For the first time following its discovery, the world’s oldest pearl will be displayed to public at 'Louvre Abu Dhabi' this month.
The pearl, which is more than 8000 years old, was first discovered at an archaeological site at Marawah Island, located off the Abu Dhabi coast, says the Department of Culture and Tourism (DCT).
The initial discovery was made in the room of a structure which they were excavating, revealed the department through a video post in their official Twitter account on Sunday. Later, they used radiocarbon dating to confirm that it was formed between 5000 BC and 5600 BC, making it the oldest pearl to be discovered.
The Pearl is less than a third of a centimetre in diameter in photos, and it appears to be pale pink in colour. The pearl is all set to feature in the forthcoming exhibition to be held on 30th October at the Louvre Abu Dhabi.
Abu Dhabi, a hub for pearl trade
The presence of pearls at archaeological sites is sufficient evidence that the pearl trade existed from the Neolithic period, pointed out the Director of Archaeological Survey Unit at DCT, Abdulla Khalfan Al-Kaabi in the video.
Several other ancient sources and texts suggest the fact that Abu Dhabi was popular for its pearls, and was a major trading hub during the 16th century.
A DCT press release also said that the Venetian jewel merchant Gasparo Balbi actually travelled through the region in the 16th century and had actually made a mention about the islands off the Abu Dhabi coast as a source of pearls.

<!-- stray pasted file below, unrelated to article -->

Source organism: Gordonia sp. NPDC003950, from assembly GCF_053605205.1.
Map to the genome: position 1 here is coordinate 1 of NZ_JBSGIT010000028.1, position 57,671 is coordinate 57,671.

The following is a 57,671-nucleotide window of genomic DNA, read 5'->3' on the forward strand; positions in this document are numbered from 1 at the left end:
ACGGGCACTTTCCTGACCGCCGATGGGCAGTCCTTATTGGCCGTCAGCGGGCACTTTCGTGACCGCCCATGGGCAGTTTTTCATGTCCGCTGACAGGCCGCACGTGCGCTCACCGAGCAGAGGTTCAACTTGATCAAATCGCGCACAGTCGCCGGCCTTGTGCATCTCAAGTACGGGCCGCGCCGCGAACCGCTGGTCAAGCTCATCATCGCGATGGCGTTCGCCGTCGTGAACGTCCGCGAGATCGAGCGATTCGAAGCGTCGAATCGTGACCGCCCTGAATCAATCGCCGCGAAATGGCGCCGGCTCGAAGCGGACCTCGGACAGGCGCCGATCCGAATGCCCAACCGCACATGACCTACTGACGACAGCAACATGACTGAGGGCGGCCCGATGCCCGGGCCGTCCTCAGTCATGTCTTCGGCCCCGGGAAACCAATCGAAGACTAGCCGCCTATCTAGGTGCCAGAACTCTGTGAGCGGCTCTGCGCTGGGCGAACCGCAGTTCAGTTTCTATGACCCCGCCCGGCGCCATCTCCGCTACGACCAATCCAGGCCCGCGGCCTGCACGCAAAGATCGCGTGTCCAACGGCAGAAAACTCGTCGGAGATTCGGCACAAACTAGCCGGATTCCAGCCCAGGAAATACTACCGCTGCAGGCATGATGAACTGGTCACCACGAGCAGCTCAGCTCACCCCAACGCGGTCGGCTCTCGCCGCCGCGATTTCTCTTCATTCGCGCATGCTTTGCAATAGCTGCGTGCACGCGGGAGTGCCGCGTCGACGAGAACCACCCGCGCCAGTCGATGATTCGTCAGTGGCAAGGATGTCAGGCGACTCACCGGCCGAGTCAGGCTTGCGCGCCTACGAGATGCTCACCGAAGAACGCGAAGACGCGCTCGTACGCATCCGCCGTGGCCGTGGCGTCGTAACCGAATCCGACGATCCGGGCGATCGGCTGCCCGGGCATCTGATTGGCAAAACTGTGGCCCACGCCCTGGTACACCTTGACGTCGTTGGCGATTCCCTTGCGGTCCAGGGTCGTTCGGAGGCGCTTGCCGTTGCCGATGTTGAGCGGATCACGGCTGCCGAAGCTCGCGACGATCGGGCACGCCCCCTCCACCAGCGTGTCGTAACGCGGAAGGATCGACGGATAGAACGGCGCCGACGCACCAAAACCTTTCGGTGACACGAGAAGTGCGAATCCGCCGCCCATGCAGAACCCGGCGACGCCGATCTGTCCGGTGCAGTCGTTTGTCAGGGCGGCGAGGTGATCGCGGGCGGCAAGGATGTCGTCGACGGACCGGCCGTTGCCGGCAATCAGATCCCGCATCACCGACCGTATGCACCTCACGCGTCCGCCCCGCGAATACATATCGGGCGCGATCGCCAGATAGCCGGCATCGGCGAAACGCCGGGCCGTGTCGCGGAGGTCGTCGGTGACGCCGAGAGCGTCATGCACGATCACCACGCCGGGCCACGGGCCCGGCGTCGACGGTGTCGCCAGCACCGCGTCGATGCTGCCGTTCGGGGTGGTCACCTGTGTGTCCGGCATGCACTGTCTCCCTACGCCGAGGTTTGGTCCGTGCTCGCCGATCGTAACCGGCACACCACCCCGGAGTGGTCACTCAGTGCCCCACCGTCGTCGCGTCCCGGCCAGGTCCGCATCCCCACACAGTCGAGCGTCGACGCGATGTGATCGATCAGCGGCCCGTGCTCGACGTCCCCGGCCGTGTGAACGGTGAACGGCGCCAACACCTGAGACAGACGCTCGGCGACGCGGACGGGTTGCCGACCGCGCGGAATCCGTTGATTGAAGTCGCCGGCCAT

Archaeologists at the site also found several artifacts that were made using the bones of sea creatures like turtles and fish. The ocean was an integral part in the life of ancient communities in the region, and the pearls may have been used to barter with other civilizations, said Al-Kaabi.
According to the DCT Chairman, Mohamed Khalifa Al Mubarak, the Abu Dhabi Pearl is a stunning find, and it is sufficient proof about the ancient origins of the engagement of Abu Dhabi with the sea.
Further, the discovery of the world's oldest pearl in Abu Dhabi makes it all the more evident that the recent economic and cultural history of Abu Dhabi has deep roots that stretch back to the advent of prehistory, Al Kaabi commented.
Pearls, once the backbone of region's economy
Pearls were once the backbone of the region's economy. They were used as jewellery and were considered as luxury items. The pearling crews would spend their summer months sailing to oyster beds in the warm shallow Persian Gulf, and dive for oysters and then break open their shells to obtain the naturally formed pearls inside.
Early in the 1900s, the region’s pearling industry was witnessing a decline, as the Japanese oyster farmers found several new techniques to cultivate the perfectly round, immaculate pearls. Today, pearl diving has completely disappeared as a vocation in Abu Dhabi, although the theme parks and tour companies suggest it as an activity for visitors.